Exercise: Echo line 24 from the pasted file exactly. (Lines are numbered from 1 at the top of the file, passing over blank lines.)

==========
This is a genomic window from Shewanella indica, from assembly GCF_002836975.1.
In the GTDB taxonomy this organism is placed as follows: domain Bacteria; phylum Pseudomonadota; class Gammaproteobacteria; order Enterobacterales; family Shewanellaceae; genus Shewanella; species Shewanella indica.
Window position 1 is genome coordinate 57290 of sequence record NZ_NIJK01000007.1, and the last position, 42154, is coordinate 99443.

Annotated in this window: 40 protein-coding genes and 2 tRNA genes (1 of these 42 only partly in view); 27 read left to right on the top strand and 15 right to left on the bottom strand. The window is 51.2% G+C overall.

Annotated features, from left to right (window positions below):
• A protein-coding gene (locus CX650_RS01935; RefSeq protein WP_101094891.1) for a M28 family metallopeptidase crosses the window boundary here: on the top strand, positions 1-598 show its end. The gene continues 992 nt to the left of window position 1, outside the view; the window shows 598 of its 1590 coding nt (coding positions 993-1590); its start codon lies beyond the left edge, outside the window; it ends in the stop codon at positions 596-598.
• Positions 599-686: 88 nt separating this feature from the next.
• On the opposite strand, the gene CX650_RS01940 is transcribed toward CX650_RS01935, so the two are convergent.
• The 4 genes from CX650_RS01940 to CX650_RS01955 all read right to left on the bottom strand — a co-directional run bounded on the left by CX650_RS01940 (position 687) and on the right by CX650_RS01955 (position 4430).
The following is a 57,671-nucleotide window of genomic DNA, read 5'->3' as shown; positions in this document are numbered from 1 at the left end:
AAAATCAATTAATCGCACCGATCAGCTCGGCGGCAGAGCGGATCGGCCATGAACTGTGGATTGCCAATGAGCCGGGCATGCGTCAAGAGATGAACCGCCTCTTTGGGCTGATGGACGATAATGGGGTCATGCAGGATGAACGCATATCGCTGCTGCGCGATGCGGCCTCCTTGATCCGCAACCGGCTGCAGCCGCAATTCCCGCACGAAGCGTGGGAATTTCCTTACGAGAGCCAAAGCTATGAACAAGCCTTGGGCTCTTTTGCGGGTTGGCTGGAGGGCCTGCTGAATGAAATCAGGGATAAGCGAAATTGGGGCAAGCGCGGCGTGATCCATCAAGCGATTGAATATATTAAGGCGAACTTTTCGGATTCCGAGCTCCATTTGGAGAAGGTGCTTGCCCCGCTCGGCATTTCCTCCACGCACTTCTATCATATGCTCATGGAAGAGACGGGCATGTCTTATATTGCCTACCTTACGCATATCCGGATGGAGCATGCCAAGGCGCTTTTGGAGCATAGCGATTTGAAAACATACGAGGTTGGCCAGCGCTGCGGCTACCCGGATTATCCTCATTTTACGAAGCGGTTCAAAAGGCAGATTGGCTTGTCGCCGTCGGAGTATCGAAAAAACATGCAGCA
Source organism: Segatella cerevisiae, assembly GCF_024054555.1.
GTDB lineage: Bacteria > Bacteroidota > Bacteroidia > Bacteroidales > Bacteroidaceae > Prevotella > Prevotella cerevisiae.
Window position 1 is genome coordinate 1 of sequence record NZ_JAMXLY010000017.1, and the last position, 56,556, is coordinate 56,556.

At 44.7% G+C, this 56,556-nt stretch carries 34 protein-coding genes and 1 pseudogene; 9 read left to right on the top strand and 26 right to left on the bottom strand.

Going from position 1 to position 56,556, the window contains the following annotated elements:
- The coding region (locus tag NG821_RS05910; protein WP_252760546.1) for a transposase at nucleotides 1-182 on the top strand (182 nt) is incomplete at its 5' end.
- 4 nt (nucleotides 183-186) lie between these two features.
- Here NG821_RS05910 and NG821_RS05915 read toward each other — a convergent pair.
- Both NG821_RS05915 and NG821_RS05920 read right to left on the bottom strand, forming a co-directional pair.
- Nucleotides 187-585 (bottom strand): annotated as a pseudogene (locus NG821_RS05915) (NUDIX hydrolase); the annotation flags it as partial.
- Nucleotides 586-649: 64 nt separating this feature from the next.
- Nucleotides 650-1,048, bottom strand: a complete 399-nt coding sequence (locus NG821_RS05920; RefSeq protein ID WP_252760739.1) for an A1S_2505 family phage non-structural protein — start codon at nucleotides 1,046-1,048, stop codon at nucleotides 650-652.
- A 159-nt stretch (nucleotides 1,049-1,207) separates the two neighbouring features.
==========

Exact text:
- A 159-nt stretch (nucleotides 1,049-1,207) separates the two neighbouring features.